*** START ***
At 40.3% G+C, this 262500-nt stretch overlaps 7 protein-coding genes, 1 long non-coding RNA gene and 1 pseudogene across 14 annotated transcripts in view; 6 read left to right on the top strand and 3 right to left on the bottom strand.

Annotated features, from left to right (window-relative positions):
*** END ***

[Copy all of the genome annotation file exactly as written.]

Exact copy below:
At 40.3% G+C, this 262500-nt stretch overlaps 7 protein-coding genes, 1 long non-coding RNA gene and 1 pseudogene across 14 annotated transcripts in view; 6 read left to right on the top strand and 3 right to left on the bottom strand.

Annotated features, from left to right (window-relative positions):